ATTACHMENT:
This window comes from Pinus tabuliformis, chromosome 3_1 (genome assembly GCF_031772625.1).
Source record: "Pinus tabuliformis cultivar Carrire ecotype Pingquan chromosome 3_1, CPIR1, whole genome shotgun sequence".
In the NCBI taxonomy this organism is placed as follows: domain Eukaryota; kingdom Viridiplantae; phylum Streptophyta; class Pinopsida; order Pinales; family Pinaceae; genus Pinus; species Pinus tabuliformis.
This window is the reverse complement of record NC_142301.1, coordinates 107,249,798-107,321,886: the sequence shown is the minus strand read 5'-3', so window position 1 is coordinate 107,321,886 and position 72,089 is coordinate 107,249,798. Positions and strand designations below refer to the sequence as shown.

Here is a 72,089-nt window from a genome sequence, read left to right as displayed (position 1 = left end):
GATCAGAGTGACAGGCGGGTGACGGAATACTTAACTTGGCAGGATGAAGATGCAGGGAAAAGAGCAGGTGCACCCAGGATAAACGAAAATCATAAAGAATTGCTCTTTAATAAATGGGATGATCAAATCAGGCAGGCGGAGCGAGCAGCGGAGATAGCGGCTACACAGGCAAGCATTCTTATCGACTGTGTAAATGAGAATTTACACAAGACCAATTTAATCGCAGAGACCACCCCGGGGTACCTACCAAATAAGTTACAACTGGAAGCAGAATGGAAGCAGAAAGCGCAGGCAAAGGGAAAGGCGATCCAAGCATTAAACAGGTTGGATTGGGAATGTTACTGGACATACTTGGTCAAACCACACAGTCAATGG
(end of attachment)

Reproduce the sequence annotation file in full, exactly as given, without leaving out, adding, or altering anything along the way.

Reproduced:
This window comes from Pinus tabuliformis, chromosome 3_1 (genome assembly GCF_031772625.1).
Source record: "Pinus tabuliformis cultivar Carrire ecotype Pingquan chromosome 3_1, CPIR1, whole genome shotgun sequence".
In the NCBI taxonomy this organism is placed as follows: domain Eukaryota; kingdom Viridiplantae; phylum Streptophyta; class Pinopsida; order Pinales; family Pinaceae; genus Pinus; species Pinus tabuliformis.
This window is the reverse complement of record NC_142301.1, coordinates 107,249,798-107,321,886: the sequence shown is the minus strand read 5'-3', so window position 1 is coordinate 107,321,886 and position 72,089 is coordinate 107,249,798. Positions and strand designations below refer to the sequence as shown.

Here is a 72,089-nt window from a genome sequence, read left to right as displayed (position 1 = left end):
GATCAGAGTGACAGGCGGGTGACGGAATACTTAACTTGGCAGGATGAAGATGCAGGGAAAAGAGCAGGTGCACCCAGGATAAACGAAAATCATAAAGAATTGCTCTTTAATAAATGGGATGATCAAATCAGGCAGGCGGAGCGAGCAGCGGAGATAGCGGCTACACAGGCAAGCATTCTTATCGACTGTGTAAATGAGAATTTACACAAGACCAATTTAATCGCAGAGACCACCCCGGGGTACCTACCAAATAAGTTACAACTGGAAGCAGAATGGAAGCAGAAAGCGCAGGCAAAGGGAAAGGCGATCCAAGCATTAAACAGGTTGGATTGGGAATGTTACTGGACATACTTGGTCAAACCACACAGTCAATGG